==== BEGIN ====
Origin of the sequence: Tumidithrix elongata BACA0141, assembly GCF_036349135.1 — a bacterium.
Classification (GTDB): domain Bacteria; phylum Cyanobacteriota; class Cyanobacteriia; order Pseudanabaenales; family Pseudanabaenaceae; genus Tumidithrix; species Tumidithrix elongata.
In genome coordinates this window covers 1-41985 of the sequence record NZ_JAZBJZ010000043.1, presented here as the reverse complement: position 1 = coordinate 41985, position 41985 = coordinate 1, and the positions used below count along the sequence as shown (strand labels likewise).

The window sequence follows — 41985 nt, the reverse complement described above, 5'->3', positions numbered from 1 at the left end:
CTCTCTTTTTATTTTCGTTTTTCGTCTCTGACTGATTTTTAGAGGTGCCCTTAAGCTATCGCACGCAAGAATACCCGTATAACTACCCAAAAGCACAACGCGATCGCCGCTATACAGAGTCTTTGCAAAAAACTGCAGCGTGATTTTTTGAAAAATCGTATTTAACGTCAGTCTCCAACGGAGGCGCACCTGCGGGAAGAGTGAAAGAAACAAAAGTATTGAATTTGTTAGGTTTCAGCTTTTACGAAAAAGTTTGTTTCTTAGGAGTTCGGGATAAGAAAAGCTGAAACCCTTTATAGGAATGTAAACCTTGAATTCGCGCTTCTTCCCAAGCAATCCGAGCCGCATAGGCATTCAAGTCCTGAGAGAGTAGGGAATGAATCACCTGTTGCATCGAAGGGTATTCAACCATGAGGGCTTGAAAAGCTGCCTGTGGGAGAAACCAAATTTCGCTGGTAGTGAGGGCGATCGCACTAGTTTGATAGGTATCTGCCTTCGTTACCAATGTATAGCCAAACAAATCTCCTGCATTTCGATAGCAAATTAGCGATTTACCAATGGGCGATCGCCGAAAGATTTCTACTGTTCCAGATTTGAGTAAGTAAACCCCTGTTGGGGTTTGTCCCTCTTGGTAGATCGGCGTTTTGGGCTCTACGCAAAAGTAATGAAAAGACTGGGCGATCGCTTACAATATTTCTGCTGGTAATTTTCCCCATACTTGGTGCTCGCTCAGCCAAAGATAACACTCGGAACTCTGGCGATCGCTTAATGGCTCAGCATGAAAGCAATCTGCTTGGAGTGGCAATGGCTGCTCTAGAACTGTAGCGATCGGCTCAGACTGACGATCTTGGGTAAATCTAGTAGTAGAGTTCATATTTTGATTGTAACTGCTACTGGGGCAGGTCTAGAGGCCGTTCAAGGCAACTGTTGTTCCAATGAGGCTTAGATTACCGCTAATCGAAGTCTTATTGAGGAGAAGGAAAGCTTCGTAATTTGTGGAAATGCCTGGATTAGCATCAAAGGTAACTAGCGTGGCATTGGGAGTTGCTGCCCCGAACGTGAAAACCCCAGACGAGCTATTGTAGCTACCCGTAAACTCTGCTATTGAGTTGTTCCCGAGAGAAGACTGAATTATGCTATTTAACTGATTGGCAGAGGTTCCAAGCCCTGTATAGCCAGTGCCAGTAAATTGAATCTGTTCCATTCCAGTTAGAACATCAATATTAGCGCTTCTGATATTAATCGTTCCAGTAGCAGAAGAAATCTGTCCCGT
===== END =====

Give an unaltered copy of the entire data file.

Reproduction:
Origin of the sequence: Tumidithrix elongata BACA0141, assembly GCF_036349135.1 — a bacterium.
Classification (GTDB): domain Bacteria; phylum Cyanobacteriota; class Cyanobacteriia; order Pseudanabaenales; family Pseudanabaenaceae; genus Tumidithrix; species Tumidithrix elongata.
In genome coordinates this window covers 1-41985 of the sequence record NZ_JAZBJZ010000043.1, presented here as the reverse complement: position 1 = coordinate 41985, position 41985 = coordinate 1, and the positions used below count along the sequence as shown (strand labels likewise).

The window sequence follows — 41985 nt, the reverse complement described above, 5'->3', positions numbered from 1 at the left end:
CTCTCTTTTTATTTTCGTTTTTCGTCTCTGACTGATTTTTAGAGGTGCCCTTAAGCTATCGCACGCAAGAATACCCGTATAACTACCCAAAAGCACAACGCGATCGCCGCTATACAGAGTCTTTGCAAAAAACTGCAGCGTGATTTTTTGAAAAATCGTATTTAACGTCAGTCTCCAACGGAGGCGCACCTGCGGGAAGAGTGAAAGAAACAAAAGTATTGAATTTGTTAGGTTTCAGCTTTTACGAAAAAGTTTGTTTCTTAGGAGTTCGGGATAAGAAAAGCTGAAACCCTTTATAGGAATGTAAACCTTGAATTCGCGCTTCTTCCCAAGCAATCCGAGCCGCATAGGCATTCAAGTCCTGAGAGAGTAGGGAATGAATCACCTGTTGCATCGAAGGGTATTCAACCATGAGGGCTTGAAAAGCTGCCTGTGGGAGAAACCAAATTTCGCTGGTAGTGAGGGCGATCGCACTAGTTTGATAGGTATCTGCCTTCGTTACCAATGTATAGCCAAACAAATCTCCTGCATTTCGATAGCAAATTAGCGATTTACCAATGGGCGATCGCCGAAAGATTTCTACTGTTCCAGATTTGAGTAAGTAAACCCCTGTTGGGGTTTGTCCCTCTTGGTAGATCGGCGTTTTGGGCTCTACGCAAAAGTAATGAAAAGACTGGGCGATCGCTTACAATATTTCTGCTGGTAATTTTCCCCATACTTGGTGCTCGCTCAGCCAAAGATAACACTCGGAACTCTGGCGATCGCTTAATGGCTCAGCATGAAAGCAATCTGCTTGGAGTGGCAATGGCTGCTCTAGAACTGTAGCGATCGGCTCAGACTGACGATCTTGGGTAAATCTAGTAGTAGAGTTCATATTTTGATTGTAACTGCTACTGGGGCAGGTCTAGAGGCCGTTCAAGGCAACTGTTGTTCCAATGAGGCTTAGATTACCGCTAATCGAAGTCTTATTGAGGAGAAGGAAAGCTTCGTAATTTGTGGAAATGCCTGGATTAGCATCAAAGGTAACTAGCGTGGCATTGGGAGTTGCTGCCCCGAACGTGAAAACCCCAGACGAGCTATTGTAGCTACCCGTAAACTCTGCTATTGAGTTGTTCCCGAGAGAAGACTGAATTATGCTATTTAACTGATTGGCAGAGGTTCCAAGCCCTGTATAGCCAGTGCCAGTAAATTGAATCTGTTCCATTCCAGTTAGAACATCAATATTAGCGCTTCTGATATTAATCGTTCCAGTAGCAGAAGAAATCTGTCCCGT